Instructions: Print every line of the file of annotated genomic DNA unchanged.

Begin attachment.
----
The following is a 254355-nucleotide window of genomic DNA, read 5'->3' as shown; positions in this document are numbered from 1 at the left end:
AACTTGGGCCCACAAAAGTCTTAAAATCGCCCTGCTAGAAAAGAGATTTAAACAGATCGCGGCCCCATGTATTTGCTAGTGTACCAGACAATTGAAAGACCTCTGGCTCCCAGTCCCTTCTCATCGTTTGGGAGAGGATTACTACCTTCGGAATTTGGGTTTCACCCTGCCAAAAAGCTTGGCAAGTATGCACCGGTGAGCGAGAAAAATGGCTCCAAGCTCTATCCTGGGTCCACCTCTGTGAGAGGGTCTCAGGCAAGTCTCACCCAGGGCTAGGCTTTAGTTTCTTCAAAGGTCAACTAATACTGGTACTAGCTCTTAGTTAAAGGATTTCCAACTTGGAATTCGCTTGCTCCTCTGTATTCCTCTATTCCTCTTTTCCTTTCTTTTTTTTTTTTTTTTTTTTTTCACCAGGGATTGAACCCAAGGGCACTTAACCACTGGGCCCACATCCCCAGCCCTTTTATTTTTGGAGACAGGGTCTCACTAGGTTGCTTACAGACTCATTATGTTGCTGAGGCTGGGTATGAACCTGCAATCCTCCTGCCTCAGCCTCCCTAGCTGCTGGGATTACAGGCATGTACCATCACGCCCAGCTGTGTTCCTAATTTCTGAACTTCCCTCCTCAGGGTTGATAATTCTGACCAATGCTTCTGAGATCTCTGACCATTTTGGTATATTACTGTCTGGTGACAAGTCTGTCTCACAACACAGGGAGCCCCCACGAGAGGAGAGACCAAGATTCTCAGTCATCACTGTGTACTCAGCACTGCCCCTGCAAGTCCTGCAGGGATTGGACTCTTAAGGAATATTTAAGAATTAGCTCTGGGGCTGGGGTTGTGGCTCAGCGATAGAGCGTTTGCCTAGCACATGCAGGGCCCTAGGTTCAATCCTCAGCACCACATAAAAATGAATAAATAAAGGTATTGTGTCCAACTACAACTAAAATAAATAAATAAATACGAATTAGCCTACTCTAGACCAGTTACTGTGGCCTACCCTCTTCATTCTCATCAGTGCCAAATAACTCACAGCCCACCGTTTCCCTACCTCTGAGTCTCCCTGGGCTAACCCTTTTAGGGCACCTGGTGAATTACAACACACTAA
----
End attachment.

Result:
The following is a 254355-nucleotide window of genomic DNA, read 5'->3' as shown; positions in this document are numbered from 1 at the left end:
AACTTGGGCCCACAAAAGTCTTAAAATCGCCCTGCTAGAAAAGAGATTTAAACAGATCGCGGCCCCATGTATTTGCTAGTGTACCAGACAATTGAAAGACCTCTGGCTCCCAGTCCCTTCTCATCGTTTGGGAGAGGATTACTACCTTCGGAATTTGGGTTTCACCCTGCCAAAAAGCTTGGCAAGTATGCACCGGTGAGCGAGAAAAATGGCTCCAAGCTCTATCCTGGGTCCACCTCTGTGAGAGGGTCTCAGGCAAGTCTCACCCAGGGCTAGGCTTTAGTTTCTTCAAAGGTCAACTAATACTGGTACTAGCTCTTAGTTAAAGGATTTCCAACTTGGAATTCGCTTGCTCCTCTGTATTCCTCTATTCCTCTTTTCCTTTCTTTTTTTTTTTTTTTTTTTTTTCACCAGGGATTGAACCCAAGGGCACTTAACCACTGGGCCCACATCCCCAGCCCTTTTATTTTTGGAGACAGGGTCTCACTAGGTTGCTTACAGACTCATTATGTTGCTGAGGCTGGGTATGAACCTGCAATCCTCCTGCCTCAGCCTCCCTAGCTGCTGGGATTACAGGCATGTACCATCACGCCCAGCTGTGTTCCTAATTTCTGAACTTCCCTCCTCAGGGTTGATAATTCTGACCAATGCTTCTGAGATCTCTGACCATTTTGGTATATTACTGTCTGGTGACAAGTCTGTCTCACAACACAGGGAGCCCCCACGAGAGGAGAGACCAAGATTCTCAGTCATCACTGTGTACTCAGCACTGCCCCTGCAAGTCCTGCAGGGATTGGACTCTTAAGGAATATTTAAGAATTAGCTCTGGGGCTGGGGTTGTGGCTCAGCGATAGAGCGTTTGCCTAGCACATGCAGGGCCCTAGGTTCAATCCTCAGCACCACATAAAAATGAATAAATAAAGGTATTGTGTCCAACTACAACTAAAATAAATAAATAAATACGAATTAGCCTACTCTAGACCAGTTACTGTGGCCTACCCTCTTCATTCTCATCAGTGCCAAATAACTCACAGCCCACCGTTTCCCTACCTCTGAGTCTCCCTGGGCTAACCCTTTTAGGGCACCTGGTGAATTACAACACACTAA